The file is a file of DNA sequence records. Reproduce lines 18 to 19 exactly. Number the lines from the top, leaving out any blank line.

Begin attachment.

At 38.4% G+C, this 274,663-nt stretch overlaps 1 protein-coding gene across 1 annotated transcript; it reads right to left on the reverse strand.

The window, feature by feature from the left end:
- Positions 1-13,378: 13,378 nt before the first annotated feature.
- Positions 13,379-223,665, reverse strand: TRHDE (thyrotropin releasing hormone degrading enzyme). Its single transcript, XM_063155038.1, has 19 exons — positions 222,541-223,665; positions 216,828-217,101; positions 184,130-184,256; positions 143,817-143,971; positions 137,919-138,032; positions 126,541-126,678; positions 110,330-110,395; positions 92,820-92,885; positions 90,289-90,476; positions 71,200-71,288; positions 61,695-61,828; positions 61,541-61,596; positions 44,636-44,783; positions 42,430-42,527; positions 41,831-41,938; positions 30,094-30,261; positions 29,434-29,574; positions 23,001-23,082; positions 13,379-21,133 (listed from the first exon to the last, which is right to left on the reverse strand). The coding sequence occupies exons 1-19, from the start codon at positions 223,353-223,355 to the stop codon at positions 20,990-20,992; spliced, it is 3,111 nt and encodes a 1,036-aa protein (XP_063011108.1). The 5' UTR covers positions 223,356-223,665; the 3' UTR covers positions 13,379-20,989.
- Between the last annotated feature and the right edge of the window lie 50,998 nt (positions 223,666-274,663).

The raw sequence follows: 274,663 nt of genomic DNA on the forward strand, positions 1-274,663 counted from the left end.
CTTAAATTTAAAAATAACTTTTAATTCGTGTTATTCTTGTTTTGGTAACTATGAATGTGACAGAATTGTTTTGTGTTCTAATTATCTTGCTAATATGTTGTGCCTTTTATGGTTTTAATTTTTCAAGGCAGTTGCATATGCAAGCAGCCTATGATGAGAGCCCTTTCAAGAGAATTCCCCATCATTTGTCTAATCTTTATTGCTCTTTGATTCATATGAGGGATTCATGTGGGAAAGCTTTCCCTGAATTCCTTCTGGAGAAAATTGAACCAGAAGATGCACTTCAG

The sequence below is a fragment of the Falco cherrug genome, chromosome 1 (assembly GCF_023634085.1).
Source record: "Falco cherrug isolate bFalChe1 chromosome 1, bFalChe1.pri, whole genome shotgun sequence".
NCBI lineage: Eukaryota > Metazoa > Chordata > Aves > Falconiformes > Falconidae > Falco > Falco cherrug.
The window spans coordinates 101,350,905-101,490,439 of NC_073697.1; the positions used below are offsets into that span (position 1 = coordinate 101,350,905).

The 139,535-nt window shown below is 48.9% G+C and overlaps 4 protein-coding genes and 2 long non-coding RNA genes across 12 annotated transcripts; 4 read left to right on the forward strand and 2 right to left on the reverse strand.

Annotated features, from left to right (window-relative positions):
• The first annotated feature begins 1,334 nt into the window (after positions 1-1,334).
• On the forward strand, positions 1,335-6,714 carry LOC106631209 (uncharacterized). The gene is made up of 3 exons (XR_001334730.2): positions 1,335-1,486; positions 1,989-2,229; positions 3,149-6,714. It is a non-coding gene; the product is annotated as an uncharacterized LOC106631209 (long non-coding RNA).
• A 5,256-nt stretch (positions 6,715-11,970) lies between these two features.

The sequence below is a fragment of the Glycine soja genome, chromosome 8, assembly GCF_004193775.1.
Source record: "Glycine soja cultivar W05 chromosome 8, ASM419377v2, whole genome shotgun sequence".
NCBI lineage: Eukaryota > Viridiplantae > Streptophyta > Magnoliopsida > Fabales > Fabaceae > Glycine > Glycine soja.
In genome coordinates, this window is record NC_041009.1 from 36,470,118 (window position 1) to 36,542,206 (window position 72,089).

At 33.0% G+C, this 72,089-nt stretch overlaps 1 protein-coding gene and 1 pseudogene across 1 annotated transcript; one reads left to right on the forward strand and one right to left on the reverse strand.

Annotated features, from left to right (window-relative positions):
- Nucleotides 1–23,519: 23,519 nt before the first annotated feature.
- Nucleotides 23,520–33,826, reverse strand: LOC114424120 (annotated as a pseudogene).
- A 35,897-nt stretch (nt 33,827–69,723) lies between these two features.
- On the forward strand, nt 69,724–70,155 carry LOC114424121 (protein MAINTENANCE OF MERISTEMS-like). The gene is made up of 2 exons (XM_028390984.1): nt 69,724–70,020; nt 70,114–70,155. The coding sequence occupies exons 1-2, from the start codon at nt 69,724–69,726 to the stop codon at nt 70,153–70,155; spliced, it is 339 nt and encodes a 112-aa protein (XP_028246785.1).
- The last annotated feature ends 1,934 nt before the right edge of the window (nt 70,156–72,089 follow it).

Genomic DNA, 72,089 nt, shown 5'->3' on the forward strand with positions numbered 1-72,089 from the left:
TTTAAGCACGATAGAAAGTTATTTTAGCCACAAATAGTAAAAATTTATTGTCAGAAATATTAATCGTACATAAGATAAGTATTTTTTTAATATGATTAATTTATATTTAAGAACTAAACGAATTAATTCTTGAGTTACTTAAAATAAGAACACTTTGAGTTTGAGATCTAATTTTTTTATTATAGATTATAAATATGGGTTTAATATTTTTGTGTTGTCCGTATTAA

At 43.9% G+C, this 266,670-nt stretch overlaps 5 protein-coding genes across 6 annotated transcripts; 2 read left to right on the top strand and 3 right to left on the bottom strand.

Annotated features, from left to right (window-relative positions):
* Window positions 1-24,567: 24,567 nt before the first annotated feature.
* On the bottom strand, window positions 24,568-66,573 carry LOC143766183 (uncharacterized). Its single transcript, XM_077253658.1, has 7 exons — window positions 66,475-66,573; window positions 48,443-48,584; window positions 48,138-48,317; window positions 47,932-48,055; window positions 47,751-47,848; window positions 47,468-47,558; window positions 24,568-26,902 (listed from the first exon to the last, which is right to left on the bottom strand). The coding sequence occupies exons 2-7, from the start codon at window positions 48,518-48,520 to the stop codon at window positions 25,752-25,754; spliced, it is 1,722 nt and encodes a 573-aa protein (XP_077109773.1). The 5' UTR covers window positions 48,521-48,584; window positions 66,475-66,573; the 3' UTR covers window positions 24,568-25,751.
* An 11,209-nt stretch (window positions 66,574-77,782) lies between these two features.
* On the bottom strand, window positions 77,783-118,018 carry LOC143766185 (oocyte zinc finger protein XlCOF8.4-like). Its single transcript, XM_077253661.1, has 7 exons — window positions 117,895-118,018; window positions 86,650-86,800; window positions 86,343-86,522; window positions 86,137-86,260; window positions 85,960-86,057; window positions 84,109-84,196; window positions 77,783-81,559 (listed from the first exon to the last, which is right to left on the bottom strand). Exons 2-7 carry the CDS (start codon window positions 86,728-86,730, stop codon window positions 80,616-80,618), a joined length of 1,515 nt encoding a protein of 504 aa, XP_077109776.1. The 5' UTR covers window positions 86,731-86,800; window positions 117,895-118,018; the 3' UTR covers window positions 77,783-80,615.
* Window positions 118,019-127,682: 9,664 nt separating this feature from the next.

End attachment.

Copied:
Source record: "Glycine soja cultivar W05 chromosome 8, ASM419377v2, whole genome shotgun sequence".
NCBI lineage: Eukaryota > Viridiplantae > Streptophyta > Magnoliopsida > Fabales > Fabaceae > Glycine > Glycine soja.